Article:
Venom might be the single most influential extreme metal band in existence. Their first two albums, Welcome to Hell and Black Metal, almost single-handedly defined the straightforward and blistering sound of the genre named after their sophomore effort, and they are still cited today as an important factor in the sound of modern extreme metal by an enormous legion of bands, over 35 years after they first came together. The sheer fact that they’re still around three-and-a-half decades later is an astonishing feat, let alone the fact that they’re releasing new music. And now, with their newest record, From the Very Depths, they aim to create their greatest album yet. Do they succeed?

Well, to put it altogether too simply, no. Nothing will ever capture the sheer youthful ferocity of Black Metal again, and try as hard as they might, it will always remain that Venom’s second album is their undisputed magnum opus. However, to present this statement in such an up-front way, no matter whether one agrees or not, isn’t nearly enough thinking to dissect the various ways that one must approach this album.

The problematic dichotomy of From the Very Depths is thus: on the one hand, from the view of a fan of classic Venom, this album is undisputedly among their best. Their approach is as fast-paced and furious as always, and the dual assault of the drums and guitar is as energizing and powerful now as it was in 1982. But, on the other hand, for somebody who has never really been into Venom, or is even on the fence about them, this is in no way going to bring them into the fold.

What Venom does well, they do very, very, well: they have spent many years now honing their attack to be as sharp as possible, cramming every track full of savage vocals, shrieking guitars, and blasting drumbeats. And they stay true to form on this record. Songs like ‘Mephistopheles‘ and title track ‘From The Very Depths‘ are tight, precise, and crush your head with their earworm riffs. The only track to really stand apart from the crowd is ‘Smoke‘—here, they pause to take a break, if only momentarily, and it’s incredibly rewarding. Rage’s nu-metal-style chugging riffs and Cronos’s slower droning vocals on this track work together to create a different atmosphere from the rest of the album, and this track is definitely one of the best on the album because of it. The songs on From The Very Depths are repetitive, but it’s not a huge issue—the riffs are good and easily listenable. The choruses are catchy and the lyrics, while not anything out of the ordinary, are delivered in the usual Venom snarl/growl. Nothing sounds out of place here. This is a Venom album, tried and true.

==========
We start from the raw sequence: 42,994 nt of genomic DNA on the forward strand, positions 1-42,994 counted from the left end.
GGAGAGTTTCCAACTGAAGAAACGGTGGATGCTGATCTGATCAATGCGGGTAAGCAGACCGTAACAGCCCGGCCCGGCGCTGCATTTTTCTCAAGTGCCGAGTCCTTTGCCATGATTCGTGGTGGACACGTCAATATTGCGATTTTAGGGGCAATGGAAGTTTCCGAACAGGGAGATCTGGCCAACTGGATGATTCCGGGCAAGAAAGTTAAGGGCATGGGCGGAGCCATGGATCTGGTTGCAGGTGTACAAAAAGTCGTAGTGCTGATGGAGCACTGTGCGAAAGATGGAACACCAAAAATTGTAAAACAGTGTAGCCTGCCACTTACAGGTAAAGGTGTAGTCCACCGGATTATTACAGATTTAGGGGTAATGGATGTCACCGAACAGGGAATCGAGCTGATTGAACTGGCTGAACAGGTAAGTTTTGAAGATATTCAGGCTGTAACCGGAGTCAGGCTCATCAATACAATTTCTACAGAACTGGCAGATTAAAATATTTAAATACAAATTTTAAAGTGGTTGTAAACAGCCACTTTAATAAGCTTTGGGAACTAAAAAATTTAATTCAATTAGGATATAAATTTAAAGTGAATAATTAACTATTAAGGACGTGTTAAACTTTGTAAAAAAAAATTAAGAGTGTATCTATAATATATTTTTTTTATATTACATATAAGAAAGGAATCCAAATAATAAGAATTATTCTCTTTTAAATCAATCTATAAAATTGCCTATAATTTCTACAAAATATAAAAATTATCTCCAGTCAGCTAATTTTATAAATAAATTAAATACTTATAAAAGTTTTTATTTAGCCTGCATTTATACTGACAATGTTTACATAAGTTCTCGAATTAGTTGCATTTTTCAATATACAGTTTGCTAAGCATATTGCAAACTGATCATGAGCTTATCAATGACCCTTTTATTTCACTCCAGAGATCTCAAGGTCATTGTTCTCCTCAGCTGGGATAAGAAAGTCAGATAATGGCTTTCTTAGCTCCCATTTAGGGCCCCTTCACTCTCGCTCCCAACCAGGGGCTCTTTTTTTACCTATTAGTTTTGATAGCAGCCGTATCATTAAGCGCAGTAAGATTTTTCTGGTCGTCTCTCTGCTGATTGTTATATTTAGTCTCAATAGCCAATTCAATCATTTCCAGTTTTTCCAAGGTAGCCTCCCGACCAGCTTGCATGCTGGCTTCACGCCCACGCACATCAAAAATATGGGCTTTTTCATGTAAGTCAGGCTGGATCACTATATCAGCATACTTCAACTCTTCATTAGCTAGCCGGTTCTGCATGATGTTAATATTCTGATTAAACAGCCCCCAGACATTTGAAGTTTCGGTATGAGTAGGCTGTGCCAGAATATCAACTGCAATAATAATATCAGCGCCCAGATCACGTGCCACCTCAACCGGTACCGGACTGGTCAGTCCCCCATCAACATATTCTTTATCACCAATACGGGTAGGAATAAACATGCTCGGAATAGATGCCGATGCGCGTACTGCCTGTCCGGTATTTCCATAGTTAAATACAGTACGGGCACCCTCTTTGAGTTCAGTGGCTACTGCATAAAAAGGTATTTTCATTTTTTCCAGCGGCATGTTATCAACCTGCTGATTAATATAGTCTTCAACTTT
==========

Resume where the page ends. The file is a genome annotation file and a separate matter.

But, for those who are not fans of the trademarked Venom sound, this album will do absolutely nothing to win them over. Venom found a musical niche 35 years ago and they’ve been solidly occupying it ever since. Their dedication to sounding the same across all of time is matched only by Motorhead. Their incredibly simplistic intro-verse-chorus-verse-solo-chorus-outro approach used across every song gets old quickly for those hungering for something new, and it can be near impossible to sit through an album where every song follows this singular pattern like clockwork.

Anyone who isn’t a fan of Venom is going to find nothing of note in this album; those who have listened and decided that this band isn’t worth their time are not going to have their opinions reversed by this album. That being said, however, for those who know and love Venom, this album knocks it out of the park. Every track on this album is a great addition to their already-expansive catalogue, even if it offers nothing new or different. With From the Very Depths, Venom has once again released onto the world an album packed full of their signature sound- whether this is positive or negative depends entirely on the listener.

Venom’s From the Very Depths gets…




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